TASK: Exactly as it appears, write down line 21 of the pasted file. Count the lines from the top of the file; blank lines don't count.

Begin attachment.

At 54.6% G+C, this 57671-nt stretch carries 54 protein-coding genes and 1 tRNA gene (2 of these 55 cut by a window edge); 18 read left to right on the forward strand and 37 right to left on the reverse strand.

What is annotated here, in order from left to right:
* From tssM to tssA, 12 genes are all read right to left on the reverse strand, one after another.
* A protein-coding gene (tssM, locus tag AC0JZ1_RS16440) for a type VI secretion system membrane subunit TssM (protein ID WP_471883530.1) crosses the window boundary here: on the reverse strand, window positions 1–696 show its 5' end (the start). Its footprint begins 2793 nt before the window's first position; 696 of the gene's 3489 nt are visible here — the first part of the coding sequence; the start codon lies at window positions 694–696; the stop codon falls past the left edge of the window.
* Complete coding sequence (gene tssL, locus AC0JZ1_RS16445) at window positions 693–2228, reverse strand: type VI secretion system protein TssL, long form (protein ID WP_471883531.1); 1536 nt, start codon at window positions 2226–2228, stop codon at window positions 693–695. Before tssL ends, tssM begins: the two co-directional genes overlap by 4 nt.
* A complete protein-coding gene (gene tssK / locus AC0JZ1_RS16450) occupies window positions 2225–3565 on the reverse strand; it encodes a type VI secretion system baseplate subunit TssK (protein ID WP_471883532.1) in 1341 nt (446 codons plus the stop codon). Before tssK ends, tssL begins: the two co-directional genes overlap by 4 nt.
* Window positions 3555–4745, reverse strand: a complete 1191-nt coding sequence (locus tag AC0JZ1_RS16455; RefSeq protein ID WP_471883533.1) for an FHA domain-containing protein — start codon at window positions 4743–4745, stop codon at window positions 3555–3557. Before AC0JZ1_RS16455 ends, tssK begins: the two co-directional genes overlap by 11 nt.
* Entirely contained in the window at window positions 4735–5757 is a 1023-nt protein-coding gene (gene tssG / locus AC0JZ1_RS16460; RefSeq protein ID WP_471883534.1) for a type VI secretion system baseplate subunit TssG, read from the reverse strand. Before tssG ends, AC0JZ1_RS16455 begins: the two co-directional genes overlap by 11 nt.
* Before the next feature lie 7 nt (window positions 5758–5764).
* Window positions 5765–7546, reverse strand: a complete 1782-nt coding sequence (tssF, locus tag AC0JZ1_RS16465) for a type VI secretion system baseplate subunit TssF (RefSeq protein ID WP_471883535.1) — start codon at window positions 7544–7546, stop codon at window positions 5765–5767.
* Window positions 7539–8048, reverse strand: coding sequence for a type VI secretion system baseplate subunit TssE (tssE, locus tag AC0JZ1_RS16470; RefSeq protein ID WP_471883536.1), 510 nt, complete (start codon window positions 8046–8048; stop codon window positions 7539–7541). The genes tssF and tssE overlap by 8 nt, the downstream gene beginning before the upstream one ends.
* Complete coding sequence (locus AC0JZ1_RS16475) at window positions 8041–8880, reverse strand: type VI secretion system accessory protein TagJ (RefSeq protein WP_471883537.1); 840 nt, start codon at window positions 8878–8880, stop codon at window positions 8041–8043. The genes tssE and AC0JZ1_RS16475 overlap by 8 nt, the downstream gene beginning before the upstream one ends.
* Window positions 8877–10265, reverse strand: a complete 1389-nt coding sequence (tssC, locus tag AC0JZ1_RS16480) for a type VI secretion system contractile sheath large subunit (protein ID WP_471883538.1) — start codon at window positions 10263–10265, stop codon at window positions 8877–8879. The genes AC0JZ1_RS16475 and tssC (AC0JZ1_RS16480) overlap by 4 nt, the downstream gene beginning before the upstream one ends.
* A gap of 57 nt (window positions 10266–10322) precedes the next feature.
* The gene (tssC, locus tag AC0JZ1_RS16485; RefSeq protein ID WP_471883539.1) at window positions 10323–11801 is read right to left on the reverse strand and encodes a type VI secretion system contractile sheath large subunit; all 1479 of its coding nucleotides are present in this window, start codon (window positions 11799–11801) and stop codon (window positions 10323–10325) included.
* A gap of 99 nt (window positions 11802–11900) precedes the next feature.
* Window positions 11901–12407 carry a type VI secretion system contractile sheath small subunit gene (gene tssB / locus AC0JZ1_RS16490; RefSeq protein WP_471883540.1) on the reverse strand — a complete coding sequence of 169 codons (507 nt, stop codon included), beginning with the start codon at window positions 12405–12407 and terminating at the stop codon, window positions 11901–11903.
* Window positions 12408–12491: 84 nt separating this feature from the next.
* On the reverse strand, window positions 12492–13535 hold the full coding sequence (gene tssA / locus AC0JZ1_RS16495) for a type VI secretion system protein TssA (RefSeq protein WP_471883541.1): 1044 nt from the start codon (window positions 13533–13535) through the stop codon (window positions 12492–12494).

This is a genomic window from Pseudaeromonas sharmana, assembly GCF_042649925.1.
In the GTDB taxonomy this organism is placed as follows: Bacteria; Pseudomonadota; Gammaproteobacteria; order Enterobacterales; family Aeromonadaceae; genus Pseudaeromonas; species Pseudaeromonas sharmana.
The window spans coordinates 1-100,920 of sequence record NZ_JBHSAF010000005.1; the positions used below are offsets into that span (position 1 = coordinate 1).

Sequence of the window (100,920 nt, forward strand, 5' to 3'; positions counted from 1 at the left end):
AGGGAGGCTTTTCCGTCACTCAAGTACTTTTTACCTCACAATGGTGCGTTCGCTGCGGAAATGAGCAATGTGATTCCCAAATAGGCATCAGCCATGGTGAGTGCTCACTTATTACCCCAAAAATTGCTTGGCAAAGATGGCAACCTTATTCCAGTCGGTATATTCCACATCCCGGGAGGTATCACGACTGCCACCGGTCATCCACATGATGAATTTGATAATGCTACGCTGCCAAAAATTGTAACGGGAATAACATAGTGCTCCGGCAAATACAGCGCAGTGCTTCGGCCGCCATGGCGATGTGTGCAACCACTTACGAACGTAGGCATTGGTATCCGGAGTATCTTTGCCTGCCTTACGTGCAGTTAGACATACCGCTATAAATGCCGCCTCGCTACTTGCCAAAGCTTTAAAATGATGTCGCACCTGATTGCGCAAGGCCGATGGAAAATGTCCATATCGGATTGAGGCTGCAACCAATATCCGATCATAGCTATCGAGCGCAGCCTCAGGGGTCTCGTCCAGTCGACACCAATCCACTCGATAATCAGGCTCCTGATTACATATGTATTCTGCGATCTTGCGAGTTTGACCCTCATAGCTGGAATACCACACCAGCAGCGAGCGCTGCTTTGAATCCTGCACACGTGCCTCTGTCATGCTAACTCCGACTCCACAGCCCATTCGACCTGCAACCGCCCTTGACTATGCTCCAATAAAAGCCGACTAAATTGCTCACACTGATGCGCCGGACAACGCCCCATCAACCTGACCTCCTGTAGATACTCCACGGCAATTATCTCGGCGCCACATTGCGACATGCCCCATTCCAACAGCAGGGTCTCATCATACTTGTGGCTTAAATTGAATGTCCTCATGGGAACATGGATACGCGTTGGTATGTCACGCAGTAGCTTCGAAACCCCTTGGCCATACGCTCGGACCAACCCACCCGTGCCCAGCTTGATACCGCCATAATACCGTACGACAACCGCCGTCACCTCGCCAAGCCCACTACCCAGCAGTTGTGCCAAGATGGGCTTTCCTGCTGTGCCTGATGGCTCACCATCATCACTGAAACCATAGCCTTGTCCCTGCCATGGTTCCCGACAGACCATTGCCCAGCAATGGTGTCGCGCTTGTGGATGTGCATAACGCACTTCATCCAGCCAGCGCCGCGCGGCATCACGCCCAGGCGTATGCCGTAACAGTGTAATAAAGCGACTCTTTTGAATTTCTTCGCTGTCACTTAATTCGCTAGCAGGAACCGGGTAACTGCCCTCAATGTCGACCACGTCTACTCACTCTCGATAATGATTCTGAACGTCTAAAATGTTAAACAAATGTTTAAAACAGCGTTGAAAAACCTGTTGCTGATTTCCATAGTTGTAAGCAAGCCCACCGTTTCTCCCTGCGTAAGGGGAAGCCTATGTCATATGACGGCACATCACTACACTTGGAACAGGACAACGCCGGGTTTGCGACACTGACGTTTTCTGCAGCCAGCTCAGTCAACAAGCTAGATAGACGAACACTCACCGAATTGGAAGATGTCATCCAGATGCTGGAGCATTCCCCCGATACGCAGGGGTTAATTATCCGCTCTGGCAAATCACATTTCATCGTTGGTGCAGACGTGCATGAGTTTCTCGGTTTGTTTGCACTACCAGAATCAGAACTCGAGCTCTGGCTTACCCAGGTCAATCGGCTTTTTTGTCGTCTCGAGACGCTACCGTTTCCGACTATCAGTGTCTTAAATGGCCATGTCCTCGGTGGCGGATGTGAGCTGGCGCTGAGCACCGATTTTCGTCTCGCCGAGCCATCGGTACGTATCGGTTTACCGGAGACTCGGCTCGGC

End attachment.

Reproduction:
In the GTDB taxonomy this organism is placed as follows: Bacteria; Pseudomonadota; Gammaproteobacteria; order Enterobacterales; family Aeromonadaceae; genus Pseudaeromonas; species Pseudaeromonas sharmana.